A finger touched her shoulder. “I’ll show you,” said Ingrid. “You all want to leave us. This way.”

Ruby stopped and pointed at Ingrid’s face. “That feeling, that is how to be sad,” she said, and she felt a little happier, despite everything, that she had taught Ingrid this. But not happy enough to stay. When Ingrid parted a section of curtain and revealed the mirrors beyond, Ruby ran inside.

“Find the mirror that is truly you and step through it,” said Ingrid. Ruby ran back and forth, heart hammering, lost in her own twisted reflections. After what was surely far too long, she moved in front of one, ice cream stains and a pale, frightened face.

“There you are!” said her father cheerfully. “We thought we’d lost you for a moment. Are we finished here? Would you like a hot dog?”

Ruby felt a tiny bit sick. “No, thank you. Can we go home now?”

On the way back to the car, she heard her mother saying she’d known Ruby would be frightened by the mirrors, her father saying it didn’t hurt to be a bit scared sometimes. It was a relief to get home, where she could change her shirt and play with the dog and watch television after supper.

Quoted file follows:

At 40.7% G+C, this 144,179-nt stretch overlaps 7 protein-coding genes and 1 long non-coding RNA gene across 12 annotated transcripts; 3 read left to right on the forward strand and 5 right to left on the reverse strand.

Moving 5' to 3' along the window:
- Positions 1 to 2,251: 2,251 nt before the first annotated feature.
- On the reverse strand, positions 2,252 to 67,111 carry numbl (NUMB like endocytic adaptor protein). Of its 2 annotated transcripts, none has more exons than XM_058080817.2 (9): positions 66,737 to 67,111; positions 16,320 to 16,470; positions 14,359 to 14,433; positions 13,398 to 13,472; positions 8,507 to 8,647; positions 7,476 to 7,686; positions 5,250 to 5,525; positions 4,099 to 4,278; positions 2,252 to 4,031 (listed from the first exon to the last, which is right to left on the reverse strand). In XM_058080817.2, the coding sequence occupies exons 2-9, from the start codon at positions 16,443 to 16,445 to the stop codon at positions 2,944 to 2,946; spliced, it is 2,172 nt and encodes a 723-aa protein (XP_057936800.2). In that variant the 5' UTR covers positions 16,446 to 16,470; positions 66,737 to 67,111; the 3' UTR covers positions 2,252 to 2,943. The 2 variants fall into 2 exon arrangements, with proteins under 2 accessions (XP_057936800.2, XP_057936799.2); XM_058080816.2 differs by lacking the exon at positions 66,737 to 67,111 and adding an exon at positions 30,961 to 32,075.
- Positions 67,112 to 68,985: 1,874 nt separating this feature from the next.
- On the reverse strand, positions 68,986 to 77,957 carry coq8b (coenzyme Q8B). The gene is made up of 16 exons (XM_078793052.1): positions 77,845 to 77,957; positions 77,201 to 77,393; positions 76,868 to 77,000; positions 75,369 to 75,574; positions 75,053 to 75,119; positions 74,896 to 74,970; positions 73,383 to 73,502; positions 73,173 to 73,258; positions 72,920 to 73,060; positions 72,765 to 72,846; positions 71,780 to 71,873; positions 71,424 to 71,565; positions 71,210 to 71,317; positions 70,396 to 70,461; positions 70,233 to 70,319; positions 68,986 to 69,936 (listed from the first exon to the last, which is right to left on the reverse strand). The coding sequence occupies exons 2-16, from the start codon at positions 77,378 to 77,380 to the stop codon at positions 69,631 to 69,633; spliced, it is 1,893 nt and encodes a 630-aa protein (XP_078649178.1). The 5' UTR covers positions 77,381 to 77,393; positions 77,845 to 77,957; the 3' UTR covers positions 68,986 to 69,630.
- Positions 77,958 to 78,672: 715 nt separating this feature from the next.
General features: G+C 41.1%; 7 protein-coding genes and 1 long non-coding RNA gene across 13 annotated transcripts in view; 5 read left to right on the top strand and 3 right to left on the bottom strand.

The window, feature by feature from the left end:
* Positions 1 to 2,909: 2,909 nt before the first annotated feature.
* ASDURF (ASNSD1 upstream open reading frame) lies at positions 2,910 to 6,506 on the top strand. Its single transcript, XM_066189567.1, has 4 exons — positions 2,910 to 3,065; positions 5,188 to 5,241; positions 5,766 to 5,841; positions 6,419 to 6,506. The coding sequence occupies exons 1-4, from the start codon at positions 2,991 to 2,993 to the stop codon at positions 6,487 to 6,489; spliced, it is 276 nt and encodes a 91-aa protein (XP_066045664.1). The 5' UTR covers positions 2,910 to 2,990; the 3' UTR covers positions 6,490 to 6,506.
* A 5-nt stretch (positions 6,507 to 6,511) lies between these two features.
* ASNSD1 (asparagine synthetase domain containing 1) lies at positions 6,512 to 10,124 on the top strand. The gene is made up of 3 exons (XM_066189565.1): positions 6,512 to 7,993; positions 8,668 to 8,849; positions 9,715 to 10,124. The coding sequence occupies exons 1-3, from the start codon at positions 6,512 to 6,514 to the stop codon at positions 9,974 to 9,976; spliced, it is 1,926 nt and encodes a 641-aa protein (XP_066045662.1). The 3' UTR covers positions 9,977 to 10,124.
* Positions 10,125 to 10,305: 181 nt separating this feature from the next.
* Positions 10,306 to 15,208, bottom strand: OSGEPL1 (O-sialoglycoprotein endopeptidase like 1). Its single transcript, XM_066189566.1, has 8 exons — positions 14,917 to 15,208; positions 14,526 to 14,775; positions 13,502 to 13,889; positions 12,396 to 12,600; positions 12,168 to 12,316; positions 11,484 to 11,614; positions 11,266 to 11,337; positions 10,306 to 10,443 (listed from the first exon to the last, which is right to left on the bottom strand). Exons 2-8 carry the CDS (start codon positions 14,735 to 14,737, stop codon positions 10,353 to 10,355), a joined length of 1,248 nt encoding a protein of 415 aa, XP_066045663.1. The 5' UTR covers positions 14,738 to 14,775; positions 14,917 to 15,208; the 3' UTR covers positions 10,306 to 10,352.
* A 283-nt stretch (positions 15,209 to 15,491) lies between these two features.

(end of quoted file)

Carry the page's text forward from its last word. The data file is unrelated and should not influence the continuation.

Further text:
Human things. Human things the not-clowns couldn’t do.

The sun set, as it had done in the Uncanny Valley, and Ruby was sent to put on her pajamas, brush her teeth and hair, wash her face. She leaned over the sink, scrubbing away the last sticky traces of candy floss, and raised her head to look in the mirror.

A bone-white face and wide red lips faced her. A single frizzy curl, as bright as her name, fell into the sink and washed away.